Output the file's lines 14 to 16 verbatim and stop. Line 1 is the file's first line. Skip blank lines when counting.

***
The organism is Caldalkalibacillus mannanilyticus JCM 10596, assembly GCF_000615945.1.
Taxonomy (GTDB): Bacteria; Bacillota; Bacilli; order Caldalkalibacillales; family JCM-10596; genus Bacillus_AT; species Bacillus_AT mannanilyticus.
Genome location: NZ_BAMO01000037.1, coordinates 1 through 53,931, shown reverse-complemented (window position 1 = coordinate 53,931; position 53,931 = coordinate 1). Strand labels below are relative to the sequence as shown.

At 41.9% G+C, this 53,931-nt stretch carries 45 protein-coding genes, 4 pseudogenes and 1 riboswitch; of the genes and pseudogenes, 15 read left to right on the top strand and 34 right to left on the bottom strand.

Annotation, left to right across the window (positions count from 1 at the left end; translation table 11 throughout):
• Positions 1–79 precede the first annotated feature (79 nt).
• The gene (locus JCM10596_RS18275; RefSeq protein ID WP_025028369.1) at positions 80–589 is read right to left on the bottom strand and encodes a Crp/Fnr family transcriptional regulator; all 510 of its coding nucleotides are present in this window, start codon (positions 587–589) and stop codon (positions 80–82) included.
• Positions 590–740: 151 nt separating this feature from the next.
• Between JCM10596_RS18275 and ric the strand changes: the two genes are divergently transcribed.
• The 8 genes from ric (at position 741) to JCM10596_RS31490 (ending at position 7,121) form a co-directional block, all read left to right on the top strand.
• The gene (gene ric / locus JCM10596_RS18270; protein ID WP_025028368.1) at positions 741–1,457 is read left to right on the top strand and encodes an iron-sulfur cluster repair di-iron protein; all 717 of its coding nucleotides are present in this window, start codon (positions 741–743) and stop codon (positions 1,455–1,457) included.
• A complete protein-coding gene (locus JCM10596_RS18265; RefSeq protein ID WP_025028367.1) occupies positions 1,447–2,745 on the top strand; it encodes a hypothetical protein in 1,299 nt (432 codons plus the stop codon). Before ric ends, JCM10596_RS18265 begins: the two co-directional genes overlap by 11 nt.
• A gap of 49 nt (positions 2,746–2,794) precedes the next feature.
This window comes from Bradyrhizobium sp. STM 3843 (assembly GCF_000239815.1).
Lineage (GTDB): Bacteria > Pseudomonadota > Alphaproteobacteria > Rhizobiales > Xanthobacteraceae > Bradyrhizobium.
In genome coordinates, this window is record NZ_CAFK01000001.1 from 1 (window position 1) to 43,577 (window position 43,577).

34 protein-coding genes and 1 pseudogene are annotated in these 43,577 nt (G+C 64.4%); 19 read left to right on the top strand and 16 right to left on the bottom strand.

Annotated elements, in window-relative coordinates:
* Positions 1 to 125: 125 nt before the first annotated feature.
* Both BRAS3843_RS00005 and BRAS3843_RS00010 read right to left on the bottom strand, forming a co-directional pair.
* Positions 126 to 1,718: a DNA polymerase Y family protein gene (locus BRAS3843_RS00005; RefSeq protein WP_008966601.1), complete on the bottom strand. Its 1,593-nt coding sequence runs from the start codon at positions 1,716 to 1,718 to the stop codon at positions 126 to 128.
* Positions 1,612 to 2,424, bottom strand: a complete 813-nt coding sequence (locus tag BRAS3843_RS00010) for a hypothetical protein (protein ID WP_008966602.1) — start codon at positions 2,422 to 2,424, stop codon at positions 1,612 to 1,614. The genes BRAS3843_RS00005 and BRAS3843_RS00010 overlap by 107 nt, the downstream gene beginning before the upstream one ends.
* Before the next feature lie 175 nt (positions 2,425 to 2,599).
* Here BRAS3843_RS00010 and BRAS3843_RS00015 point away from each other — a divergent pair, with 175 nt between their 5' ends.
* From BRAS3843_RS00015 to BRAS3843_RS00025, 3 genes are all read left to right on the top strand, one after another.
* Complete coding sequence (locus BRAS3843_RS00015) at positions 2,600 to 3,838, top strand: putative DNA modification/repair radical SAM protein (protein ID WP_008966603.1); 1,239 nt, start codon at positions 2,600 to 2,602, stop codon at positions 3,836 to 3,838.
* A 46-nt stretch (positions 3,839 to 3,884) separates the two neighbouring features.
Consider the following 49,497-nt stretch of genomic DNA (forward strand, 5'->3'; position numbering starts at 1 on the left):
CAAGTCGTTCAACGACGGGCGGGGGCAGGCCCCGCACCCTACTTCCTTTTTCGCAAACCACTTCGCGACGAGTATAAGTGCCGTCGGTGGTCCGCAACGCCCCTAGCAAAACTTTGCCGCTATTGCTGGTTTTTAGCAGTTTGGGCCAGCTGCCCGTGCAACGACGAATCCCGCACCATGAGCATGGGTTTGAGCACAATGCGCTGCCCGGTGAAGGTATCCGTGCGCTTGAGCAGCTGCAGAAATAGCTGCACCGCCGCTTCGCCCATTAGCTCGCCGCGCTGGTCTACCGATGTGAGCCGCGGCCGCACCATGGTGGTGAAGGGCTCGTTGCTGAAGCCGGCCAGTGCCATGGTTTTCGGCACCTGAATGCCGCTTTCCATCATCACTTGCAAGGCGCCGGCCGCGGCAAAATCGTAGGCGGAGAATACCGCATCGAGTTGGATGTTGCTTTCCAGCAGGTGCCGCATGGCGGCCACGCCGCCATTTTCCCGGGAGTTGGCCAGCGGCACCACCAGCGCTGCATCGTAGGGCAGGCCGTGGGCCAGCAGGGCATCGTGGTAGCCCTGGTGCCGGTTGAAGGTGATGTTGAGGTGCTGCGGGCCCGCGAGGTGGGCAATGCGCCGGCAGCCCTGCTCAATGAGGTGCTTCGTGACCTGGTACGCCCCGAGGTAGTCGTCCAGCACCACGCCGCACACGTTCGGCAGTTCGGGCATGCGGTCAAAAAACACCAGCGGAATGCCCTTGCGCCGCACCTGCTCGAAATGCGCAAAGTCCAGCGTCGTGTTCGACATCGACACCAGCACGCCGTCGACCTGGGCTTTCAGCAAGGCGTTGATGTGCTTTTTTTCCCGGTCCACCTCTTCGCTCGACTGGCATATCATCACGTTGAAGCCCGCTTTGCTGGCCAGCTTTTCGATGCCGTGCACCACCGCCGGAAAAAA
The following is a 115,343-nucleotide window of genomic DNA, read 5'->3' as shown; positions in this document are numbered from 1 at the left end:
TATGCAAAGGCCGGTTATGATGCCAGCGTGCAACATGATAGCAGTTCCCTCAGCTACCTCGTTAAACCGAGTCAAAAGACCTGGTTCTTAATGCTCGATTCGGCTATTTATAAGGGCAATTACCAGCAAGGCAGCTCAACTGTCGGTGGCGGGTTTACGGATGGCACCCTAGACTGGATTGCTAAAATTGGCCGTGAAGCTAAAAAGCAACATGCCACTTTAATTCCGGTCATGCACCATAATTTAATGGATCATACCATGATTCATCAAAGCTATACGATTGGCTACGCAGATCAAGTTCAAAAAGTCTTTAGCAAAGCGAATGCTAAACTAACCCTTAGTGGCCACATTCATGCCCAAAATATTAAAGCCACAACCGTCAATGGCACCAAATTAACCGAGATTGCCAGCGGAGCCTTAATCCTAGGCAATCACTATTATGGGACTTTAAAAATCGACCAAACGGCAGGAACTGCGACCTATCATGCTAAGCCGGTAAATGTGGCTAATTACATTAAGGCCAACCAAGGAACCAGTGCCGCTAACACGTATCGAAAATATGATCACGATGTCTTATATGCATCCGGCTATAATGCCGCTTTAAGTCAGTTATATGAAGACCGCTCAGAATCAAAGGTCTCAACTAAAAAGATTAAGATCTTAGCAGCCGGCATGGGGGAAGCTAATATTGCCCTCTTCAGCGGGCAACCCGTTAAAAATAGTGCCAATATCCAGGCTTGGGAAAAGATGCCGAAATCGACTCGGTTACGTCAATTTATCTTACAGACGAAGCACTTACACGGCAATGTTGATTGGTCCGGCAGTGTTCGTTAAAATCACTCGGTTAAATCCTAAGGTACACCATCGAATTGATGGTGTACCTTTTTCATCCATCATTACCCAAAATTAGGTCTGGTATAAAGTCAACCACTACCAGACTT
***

This window comes from Bradyrhizobium sp. STM 3843 (assembly GCF_000239815.1).
Lineage (GTDB): Bacteria > Pseudomonadota > Alphaproteobacteria > Rhizobiales > Xanthobacteraceae > Bradyrhizobium.
In genome coordinates, this window is record NZ_CAFK01000001.1 from 1 (window position 1) to 43,577 (window position 43,577).